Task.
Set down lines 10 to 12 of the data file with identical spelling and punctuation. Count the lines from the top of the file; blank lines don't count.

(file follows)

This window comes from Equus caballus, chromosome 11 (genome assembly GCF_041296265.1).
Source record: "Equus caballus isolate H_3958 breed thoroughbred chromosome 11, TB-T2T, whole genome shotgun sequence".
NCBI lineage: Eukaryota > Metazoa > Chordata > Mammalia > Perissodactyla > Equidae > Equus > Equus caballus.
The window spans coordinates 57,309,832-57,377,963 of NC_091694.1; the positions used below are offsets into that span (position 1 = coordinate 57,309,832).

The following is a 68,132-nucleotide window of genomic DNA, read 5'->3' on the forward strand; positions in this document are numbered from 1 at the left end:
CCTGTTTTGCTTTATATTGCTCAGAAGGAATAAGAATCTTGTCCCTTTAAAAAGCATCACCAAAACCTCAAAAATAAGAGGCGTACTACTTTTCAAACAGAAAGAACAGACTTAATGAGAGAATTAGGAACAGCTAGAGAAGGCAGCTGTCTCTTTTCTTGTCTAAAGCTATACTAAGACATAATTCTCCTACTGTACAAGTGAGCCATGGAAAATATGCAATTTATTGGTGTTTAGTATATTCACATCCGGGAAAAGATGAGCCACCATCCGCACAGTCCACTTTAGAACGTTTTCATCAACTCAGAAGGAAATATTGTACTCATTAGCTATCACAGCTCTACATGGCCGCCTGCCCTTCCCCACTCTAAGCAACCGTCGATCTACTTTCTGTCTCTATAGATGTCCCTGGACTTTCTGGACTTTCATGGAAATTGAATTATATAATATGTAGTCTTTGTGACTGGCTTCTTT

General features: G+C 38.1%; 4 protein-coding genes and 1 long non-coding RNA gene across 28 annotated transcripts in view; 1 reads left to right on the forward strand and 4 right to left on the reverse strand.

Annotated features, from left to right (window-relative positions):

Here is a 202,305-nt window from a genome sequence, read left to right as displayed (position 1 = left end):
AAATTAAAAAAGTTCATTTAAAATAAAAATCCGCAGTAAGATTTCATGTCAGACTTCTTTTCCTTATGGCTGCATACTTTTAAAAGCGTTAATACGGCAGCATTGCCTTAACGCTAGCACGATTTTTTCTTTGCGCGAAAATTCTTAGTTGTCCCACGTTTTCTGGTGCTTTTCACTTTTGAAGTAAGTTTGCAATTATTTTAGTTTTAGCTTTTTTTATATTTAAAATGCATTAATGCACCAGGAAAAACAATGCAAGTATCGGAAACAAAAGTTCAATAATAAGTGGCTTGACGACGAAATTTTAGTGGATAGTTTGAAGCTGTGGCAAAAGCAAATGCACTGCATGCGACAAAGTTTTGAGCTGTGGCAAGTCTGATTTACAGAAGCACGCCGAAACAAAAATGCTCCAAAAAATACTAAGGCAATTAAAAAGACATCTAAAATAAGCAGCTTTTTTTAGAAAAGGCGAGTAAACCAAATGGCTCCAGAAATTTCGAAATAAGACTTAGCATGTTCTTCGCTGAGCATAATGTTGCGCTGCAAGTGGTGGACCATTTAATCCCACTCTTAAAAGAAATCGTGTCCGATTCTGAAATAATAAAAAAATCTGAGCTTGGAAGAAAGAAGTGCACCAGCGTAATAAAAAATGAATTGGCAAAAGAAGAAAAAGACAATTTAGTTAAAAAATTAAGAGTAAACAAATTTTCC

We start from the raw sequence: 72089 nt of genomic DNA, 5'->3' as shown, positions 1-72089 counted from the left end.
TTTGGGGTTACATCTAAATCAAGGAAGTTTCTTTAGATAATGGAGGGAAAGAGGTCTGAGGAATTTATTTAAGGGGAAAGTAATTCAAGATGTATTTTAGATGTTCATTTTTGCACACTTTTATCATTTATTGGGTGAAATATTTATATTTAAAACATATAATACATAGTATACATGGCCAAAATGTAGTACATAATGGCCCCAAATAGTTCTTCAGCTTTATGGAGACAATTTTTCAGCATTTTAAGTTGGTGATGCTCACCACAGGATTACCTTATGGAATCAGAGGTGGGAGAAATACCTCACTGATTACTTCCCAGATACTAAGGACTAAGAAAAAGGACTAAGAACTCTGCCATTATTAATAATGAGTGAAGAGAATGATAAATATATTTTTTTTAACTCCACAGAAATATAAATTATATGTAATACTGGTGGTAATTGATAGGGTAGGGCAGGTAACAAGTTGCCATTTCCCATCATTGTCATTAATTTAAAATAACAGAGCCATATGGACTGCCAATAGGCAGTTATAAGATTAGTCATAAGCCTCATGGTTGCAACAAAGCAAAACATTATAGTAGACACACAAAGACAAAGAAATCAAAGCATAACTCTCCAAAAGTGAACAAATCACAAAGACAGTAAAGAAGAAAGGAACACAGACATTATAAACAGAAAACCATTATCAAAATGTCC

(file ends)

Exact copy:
AAATTAAAAAAGTTCATTTAAAATAAAAATCCGCAGTAAGATTTCATGTCAGACTTCTTTTCCTTATGGCTGCATACTTTTAAAAGCGTTAATACGGCAGCATTGCCTTAACGCTAGCACGATTTTTTCTTTGCGCGAAAATTCTTAGTTGTCCCACGTTTTCTGGTGCTTTTCACTTTTGAAGTAAGTTTGCAATTATTTTAGTTTTAGCTTTTTTTATATTTAAAATGCATTAATGCACCAGGAAAAACAATGCAAGTATCGGAAACAAAAGTTCAATAATAAGTGGCTTGACGACGAAATTTTAGTGGATAGTTTGAAGCTGTGGCAAAAGCAAATGCACTGCATGCGACAAAGTTTTGAGCTGTGGCAAGTCTGATTTACAGAAGCACGCCGAAACAAAAATGCTCCAAAAAATACTAAGGCAATTAAAAAGACATCTAAAATAAGCAGCTTTTTTTAGAAAAGGCGAGTAAACCAAATGGCTCCAGAAATTTCGAAATAAGACTTAGCATGTTCTTCGCTGAGCATAATGTTGCGCTGCAAGTGGTGGACCATTTAATCCCACTCTTAAAAGAAATCGTGTCCGATTCTGAAATAATAAAAAAATCTGAGCTTGGAAGAAAGAAGTGCACCAGCGTAATAAAAAATGAATTGGCAAAAGAAGAAAAAGACAATTTAGTTAAAAAATTAAGAGTAAACAAATTTTCC

We start from the raw sequence: 72089 nt of genomic DNA, 5'->3' as shown, positions 1-72089 counted from the left end.
TTTGGGGTTACATCTAAATCAAGGAAGTTTCTTTAGATAATGGAGGGAAAGAGGTCTGAGGAATTTATTTAAGGGGAAAGTAATTCAAGATGTATTTTAGATGTTCATTTTTGCACACTTTTATCATTTATTGGGTGAAATATTTATATTTAAAACATATAATACATAGTATACATGGCCAAAATGTAGTACATAATGGCCCCAAATAGTTCTTCAGCTTTATGGAGACAATTTTTCAGCATTTTAAGTTGGTGATGCTCACCACAGGATTACCTTATGGAATCAGAGGTGGGAGAAATACCTCACTGATTACTTCCCAGATACTAAGGACTAAGAAAAAGGACTAAGAACTCTGCCATTATTAATAATGAGTGAAGAGAATGATAAATATATTTTTTTTAACTCCACAGAAATATAAATTATATGTAATACTGGTGGTAATTGATAGGGTAGGGCAGGTAACAAGTTGCCATTTCCCATCATTGTCATTAATTTAAAATAACAGAGCCATATGGACTGCCAATAGGCAGTTATAAGATTAGTCATAAGCCTCATGGTTGCAACAAAGCAAAACATTATAGTAGACACACAAAGACAAAGAAATCAAAGCATAACTCTCCAAAAGTGAACAAATCACAAAGACAGTAAAGAAGAAAGGAACACAGACATTATAAACAGAAAACCATTATCAAAATGTCC